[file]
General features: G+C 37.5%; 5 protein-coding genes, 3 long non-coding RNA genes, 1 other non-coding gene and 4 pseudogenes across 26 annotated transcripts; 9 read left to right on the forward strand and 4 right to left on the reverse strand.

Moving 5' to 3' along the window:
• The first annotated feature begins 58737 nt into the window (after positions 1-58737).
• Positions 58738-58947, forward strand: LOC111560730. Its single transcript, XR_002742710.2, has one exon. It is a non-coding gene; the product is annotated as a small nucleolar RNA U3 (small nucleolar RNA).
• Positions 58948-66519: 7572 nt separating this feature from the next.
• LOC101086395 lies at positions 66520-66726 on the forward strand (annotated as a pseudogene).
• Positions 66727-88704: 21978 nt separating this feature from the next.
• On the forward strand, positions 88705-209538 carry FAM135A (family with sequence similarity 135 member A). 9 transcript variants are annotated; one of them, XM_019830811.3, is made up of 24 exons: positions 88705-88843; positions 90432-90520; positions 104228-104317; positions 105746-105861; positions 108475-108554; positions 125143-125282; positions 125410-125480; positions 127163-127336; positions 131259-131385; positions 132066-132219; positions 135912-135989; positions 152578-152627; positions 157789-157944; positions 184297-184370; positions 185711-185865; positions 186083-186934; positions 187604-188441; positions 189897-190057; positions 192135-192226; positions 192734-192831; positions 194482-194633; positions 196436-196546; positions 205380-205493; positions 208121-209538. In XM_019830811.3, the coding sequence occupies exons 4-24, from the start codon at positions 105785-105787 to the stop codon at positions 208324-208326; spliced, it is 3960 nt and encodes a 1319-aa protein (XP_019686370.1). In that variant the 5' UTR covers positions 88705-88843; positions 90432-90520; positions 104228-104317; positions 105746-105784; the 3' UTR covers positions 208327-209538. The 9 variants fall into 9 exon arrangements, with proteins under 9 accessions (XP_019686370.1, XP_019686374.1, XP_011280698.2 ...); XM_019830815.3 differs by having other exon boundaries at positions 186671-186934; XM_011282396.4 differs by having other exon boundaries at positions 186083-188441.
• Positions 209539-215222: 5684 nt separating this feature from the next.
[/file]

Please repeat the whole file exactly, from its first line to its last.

General features: G+C 37.5%; 5 protein-coding genes, 3 long non-coding RNA genes, 1 other non-coding gene and 4 pseudogenes across 26 annotated transcripts; 9 read left to right on the forward strand and 4 right to left on the reverse strand.

Moving 5' to 3' along the window:
• The first annotated feature begins 58737 nt into the window (after positions 1-58737).
• Positions 58738-58947, forward strand: LOC111560730. Its single transcript, XR_002742710.2, has one exon. It is a non-coding gene; the product is annotated as a small nucleolar RNA U3 (small nucleolar RNA).
• Positions 58948-66519: 7572 nt separating this feature from the next.
• LOC101086395 lies at positions 66520-66726 on the forward strand (annotated as a pseudogene).
• Positions 66727-88704: 21978 nt separating this feature from the next.
• On the forward strand, positions 88705-209538 carry FAM135A (family with sequence similarity 135 member A). 9 transcript variants are annotated; one of them, XM_019830811.3, is made up of 24 exons: positions 88705-88843; positions 90432-90520; positions 104228-104317; positions 105746-105861; positions 108475-108554; positions 125143-125282; positions 125410-125480; positions 127163-127336; positions 131259-131385; positions 132066-132219; positions 135912-135989; positions 152578-152627; positions 157789-157944; positions 184297-184370; positions 185711-185865; positions 186083-186934; positions 187604-188441; positions 189897-190057; positions 192135-192226; positions 192734-192831; positions 194482-194633; positions 196436-196546; positions 205380-205493; positions 208121-209538. In XM_019830811.3, the coding sequence occupies exons 4-24, from the start codon at positions 105785-105787 to the stop codon at positions 208324-208326; spliced, it is 3960 nt and encodes a 1319-aa protein (XP_019686370.1). In that variant the 5' UTR covers positions 88705-88843; positions 90432-90520; positions 104228-104317; positions 105746-105784; the 3' UTR covers positions 208327-209538. The 9 variants fall into 9 exon arrangements, with proteins under 9 accessions (XP_019686370.1, XP_019686374.1, XP_011280698.2 ...); XM_019830815.3 differs by having other exon boundaries at positions 186671-186934; XM_011282396.4 differs by having other exon boundaries at positions 186083-188441.
• Positions 209539-215222: 5684 nt separating this feature from the next.